Out With It

Once you get your project just the way you want it, you need to output your project. If you’re operating in standard-definition, this means writing a DVD (see the DVD Authoring Software Buyer’s Guide appearing on pages 62-69 for more on this). DVD burners have become nearly a commodity item, but there are some differentiating factors. First, check out the software bundle. OEM versions of a popular disc authoring program and a DVD-Video player app are the most common apps that you’ll come across. If the drive includes LightScribe, labelmaking software is generally included as well, giving you the ability to burn a label directly to the reverse side of special discs.

Most drives today burn both DVD-R and DVD+R, along with their rewriteable variants. A handful of drives can also handle DVD-RAM. CD burning is pretty much a given, but it’s important to note that one drive that lacks CD reading or writing capabilities is Pioneer’s BDR-101A Blu-ray Disc burner.

Speaking of Blu-ray Disc, this is the most common HD disc format for burning at the moment. Toshiba, however, has finally announced the first HD DVD burners, the SD-H903A (desktop) and the SD-L902A (mobile). It’s worth noting that most disc authoring software titles that are aware of HD burners are aware of Blu-ray Disc drives and not HD DVD at this point, but we’d half-expect some software developers to offer patches to allow burning of formats they don’t already support. It’s still too early to declare a winner to the format war, but the entrance of an HD DVD burner to the fray certainly makes things more interesting. As magazine editors and as fellow consumers, we just hope the war draws to a conclusion – the sooner, the better.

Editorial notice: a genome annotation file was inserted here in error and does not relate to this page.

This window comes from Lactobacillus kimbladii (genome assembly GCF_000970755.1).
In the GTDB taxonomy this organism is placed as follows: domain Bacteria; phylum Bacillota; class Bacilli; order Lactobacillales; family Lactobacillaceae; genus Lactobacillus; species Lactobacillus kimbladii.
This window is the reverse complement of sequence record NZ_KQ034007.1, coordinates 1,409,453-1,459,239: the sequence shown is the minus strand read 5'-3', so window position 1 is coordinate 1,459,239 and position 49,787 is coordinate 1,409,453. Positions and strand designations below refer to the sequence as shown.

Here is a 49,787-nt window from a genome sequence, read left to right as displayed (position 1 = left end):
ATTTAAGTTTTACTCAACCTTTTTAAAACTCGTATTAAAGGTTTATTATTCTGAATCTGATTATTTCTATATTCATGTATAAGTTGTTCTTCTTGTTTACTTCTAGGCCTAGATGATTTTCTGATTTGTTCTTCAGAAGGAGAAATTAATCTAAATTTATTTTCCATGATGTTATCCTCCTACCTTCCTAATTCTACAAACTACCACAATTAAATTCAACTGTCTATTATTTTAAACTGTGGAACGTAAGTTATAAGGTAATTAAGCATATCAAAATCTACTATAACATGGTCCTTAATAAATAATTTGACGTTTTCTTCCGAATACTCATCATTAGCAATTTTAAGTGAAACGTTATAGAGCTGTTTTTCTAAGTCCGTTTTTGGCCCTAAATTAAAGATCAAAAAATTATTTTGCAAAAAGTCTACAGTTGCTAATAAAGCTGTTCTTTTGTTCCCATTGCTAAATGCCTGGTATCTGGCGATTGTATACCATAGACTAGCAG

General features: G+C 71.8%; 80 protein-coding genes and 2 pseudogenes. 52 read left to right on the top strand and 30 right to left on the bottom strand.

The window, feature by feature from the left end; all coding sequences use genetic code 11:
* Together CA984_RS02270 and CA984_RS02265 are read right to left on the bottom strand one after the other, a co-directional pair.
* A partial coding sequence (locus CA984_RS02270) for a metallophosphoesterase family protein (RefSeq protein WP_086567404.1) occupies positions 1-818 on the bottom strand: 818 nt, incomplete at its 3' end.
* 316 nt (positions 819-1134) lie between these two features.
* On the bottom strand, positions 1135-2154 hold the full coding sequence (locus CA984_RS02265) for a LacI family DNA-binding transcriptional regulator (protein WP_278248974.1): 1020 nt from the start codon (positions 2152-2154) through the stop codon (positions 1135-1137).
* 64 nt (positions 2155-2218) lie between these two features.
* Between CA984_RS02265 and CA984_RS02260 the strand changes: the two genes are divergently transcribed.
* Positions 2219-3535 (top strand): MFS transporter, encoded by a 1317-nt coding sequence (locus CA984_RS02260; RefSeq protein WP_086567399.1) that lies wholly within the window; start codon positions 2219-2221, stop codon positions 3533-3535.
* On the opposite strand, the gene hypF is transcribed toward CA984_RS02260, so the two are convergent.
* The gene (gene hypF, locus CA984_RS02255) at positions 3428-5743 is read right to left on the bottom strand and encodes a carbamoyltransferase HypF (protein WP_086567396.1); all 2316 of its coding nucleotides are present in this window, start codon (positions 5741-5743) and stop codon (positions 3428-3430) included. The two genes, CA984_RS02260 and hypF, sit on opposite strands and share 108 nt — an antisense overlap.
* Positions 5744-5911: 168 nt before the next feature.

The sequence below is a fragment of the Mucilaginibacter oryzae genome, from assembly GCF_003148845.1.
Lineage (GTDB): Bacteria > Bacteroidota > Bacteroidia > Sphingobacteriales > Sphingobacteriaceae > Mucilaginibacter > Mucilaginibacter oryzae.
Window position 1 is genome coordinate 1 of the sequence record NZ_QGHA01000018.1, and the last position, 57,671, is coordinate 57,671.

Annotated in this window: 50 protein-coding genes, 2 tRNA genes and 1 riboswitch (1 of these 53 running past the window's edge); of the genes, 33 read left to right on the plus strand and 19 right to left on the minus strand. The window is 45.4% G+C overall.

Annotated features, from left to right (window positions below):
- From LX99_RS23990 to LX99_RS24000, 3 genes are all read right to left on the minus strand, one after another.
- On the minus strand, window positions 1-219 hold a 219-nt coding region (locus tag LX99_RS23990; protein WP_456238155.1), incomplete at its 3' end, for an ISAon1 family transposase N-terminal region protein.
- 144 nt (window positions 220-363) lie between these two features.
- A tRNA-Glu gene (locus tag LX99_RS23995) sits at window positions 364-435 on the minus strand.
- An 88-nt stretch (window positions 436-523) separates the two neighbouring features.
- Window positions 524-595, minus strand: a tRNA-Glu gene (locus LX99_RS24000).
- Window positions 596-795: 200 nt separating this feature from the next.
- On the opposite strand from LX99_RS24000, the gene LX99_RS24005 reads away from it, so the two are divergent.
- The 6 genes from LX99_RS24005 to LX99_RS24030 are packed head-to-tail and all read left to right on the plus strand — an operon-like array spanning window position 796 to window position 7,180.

Not-too-cold Storage

Now that you’re done with your project, what do you do with the raw footage and all of your project files? If you logged your tapes with your editing software, you won’t need to keep the original capture files around, since you can re-capture from tape if necessary. If you’d rather not re-capture, you can burn everything in your project to DVD (you’ll probably need several DVDs for bigger projects) or onto Blu-ray Disc or HD DVD. Another option for really big projects or recurring clients would be simply copying all of your project files, including video clips and audio clips, onto to a new hard drive, then removing the hard drive and putting it into a padded box and onto a shelf with a label. This is a somewhat expensive option, but it’s an extremely convenient one.

As far as long-term storage of any type of media goes, the maxim “if you’re comfortable, it’s comfortable” can be safely followed. Avoid wild fluctuations or extremes of temperature and humidity, and keep the dust down if at all possible. The general recommendation is 68 degrees Fahrenheit at 40% relative humidity. There are some good online discussions of best practices for archiving your media – do a little searching and you’ll find the information you need.

Charles Fulton is Videomaker‘s Associate Editor.

The Videomaker Editors are dedicated to bringing you the information you need to produce and share better video.